Pirkig v. Dennis (1989)

Annotate this Case
[No. A045295. Court of Appeals of California, First Appellate District, Division Four. October 31, 1989.]

GARY PIRKIG et al., Plaintiffs and Respondents, v. JEFFREY DENNIS, Defendant and Appellant

[Opinion certified for partial publication.]

(Opinion by Anderson, P. J., with Poche and Channell, JJ., concurring.)

COUNSEL

R. Stevens Condie and Condie & Lee for Defendant and Appellant.

Donald L. Galine, Mitchell D. Ellis, Linda F. Robertson and Pisano & Ellis for Plaintiffs and Respondents.

OPINION

ANDERSON, P. J.

This is an appeal from the trial court's decision awarding costs and attorney fees to respondents in an action arising from the sale of real estate.

I. Background Facts

In March 1982 plaintiffs Gary and Kathy Pirkig (respondents) purchased a home in Benicia, California, from James Cook and Joseph Eystad (sellers). Respondents were represented in the transaction by defendant Jeffrey Dennis, a real estate broker (appellant), while the sellers enlisted the aid of two other real estate brokers, Gay Turner and Cindy Rogers. To facilitate the sale, the sellers accepted a note secured by a second deed of trust for a portion of the purchase price.

After moving into the house, respondents discovered numerous defects that had not been disclosed to them by any of the defendants. The roof leaked, the garage flooded and moisture seeped through the windows causing damage to the structure and the interior of the house. It was further discovered that the garbage disposal was broken, the swimming pool did not work, and the house was infested with rodents and insects.

Approximately one year later, in March 1983, respondents brought an action against defendant sellers and real estate agents, including appellant, for fraud, negligent misrepresentation and infliction of great emotional distress. During the pendency of the action, respondents did not make payments to the sellers on the note and second deed of trust but, instead, placed the amounts due into an escrow account. Thereupon, the sellers initiated a foreclosure proceeding which could be forestalled by respondents only by obtaining an injunction from the superior court. [215 Cal. App. 3d 1563]

On December 12, 1984, appellant made an offer to compromise pursuant to Code of Civil Procedure fn. 1 section 998 in the amount of $2,500 which, however, was not accepted by respondents. On December 30, 1985, a jury trial commenced against all defendants. During trial the court, on its motion, dismissed the fraud and emotional distress counts of the complaint. The negligent misrepresentation regarding square footage and defects was submitted to the jury. In its special verdict handed down on January 16, 1986, the jury found in favor of appellant on the square footage issue and against all defendants on the defects issue. The jury determined the total amount of damages suffered by respondents to be $51,000 to which the parties contributed in the following proportions: respondents 1 percent, sellers 60 percent, appellant 21 percent, and other brokers 18 percent.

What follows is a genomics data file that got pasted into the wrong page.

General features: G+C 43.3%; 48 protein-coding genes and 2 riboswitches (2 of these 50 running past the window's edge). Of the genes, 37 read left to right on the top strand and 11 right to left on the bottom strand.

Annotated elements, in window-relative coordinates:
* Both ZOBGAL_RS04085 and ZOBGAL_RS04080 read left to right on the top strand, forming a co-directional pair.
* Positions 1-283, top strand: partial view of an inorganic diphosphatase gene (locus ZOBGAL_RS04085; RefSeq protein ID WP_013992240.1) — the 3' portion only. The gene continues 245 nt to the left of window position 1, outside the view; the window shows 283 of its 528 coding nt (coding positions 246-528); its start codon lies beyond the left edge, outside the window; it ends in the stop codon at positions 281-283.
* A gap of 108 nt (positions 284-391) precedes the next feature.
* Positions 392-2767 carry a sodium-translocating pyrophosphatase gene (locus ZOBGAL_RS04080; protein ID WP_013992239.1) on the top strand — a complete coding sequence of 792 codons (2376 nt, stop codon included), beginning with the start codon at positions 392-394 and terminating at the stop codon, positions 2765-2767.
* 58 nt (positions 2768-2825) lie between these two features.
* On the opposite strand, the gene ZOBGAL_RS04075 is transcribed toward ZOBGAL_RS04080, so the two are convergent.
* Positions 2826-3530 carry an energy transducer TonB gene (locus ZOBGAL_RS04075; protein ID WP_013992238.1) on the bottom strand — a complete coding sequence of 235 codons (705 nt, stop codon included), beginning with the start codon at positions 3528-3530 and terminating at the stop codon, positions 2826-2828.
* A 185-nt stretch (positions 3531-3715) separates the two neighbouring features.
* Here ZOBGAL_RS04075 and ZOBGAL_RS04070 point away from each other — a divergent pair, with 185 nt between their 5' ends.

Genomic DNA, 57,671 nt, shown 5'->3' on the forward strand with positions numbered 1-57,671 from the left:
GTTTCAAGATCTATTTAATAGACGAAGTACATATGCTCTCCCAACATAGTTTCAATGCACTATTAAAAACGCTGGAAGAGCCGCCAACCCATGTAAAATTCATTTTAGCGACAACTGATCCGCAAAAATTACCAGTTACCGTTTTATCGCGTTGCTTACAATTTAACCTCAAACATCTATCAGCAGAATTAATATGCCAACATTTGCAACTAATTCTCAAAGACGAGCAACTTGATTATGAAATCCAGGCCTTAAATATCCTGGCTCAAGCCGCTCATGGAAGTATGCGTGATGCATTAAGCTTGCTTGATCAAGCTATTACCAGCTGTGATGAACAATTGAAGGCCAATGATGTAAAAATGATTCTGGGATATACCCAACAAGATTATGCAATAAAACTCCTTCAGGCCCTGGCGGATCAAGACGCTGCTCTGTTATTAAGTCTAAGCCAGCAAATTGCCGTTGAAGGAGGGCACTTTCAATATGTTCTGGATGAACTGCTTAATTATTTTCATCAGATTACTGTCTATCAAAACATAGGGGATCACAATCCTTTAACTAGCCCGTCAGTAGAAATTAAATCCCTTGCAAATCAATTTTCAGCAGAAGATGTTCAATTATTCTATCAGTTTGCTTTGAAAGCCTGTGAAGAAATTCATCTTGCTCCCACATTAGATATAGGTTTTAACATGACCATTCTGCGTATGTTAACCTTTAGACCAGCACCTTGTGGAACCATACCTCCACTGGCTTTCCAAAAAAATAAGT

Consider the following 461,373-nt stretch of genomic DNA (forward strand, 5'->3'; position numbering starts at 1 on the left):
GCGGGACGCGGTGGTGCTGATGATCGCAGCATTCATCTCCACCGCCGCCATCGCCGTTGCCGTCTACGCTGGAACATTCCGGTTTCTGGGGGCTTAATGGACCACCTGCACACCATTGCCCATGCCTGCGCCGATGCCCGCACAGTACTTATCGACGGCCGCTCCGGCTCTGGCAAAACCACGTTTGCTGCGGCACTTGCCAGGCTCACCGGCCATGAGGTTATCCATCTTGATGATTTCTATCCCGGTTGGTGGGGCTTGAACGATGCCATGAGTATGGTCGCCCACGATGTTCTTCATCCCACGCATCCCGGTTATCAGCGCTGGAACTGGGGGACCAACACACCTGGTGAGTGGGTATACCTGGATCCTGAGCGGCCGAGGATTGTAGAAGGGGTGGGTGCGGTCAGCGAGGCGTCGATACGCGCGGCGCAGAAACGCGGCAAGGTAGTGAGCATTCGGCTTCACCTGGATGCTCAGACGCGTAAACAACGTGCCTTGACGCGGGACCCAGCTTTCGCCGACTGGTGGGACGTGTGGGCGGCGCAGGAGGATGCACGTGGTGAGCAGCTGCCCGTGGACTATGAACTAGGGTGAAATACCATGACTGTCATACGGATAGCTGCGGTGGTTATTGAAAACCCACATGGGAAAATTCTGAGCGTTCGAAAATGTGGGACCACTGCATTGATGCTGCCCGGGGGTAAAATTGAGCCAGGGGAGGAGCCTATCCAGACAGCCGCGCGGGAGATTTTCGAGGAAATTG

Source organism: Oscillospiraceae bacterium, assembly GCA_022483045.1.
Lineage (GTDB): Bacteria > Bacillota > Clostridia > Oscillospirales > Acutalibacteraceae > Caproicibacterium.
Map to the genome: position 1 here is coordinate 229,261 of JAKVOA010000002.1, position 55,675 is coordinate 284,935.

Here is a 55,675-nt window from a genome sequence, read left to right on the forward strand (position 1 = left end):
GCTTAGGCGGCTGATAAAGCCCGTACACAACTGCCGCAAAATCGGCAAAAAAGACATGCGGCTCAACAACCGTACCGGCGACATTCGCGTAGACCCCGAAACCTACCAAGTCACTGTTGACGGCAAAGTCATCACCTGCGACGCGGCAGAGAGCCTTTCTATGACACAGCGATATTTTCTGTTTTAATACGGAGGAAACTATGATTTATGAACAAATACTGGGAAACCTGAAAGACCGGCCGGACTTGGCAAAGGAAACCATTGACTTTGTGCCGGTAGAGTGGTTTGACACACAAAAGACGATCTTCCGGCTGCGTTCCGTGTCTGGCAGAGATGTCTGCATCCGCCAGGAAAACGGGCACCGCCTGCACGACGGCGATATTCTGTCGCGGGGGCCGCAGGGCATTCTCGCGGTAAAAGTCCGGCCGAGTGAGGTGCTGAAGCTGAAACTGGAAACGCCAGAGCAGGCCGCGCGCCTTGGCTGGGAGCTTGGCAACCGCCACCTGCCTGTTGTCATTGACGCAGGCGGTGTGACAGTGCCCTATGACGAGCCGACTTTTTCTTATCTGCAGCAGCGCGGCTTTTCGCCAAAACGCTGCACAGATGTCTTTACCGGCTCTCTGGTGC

Following the verdict, the parties made various motions. Of these the trial court granted the defense motion to dismiss brokers Turner and Rogers from the case and to order respondents to pay the latters' attorney fees. On March 12, 1986, the trial court also granted the defense motion for a new trial on damages, unless respondents agreed to reduce the amount of recovery from $51,000 to $8,500. Respondents rejected the offer for remittitur and requested a new trial on the issue of damages only. On October 2, 1986, while the new trial was pending, respondents made a compromise offer to appellant to settle the matter for $4,500 which was rejected by appellant. On January 12, 1987, respondents settled the case with the sellers for $28,300. On May 6, 1987, appellant made a second compromise offer to settle for $2,500 which respondents declined to accept.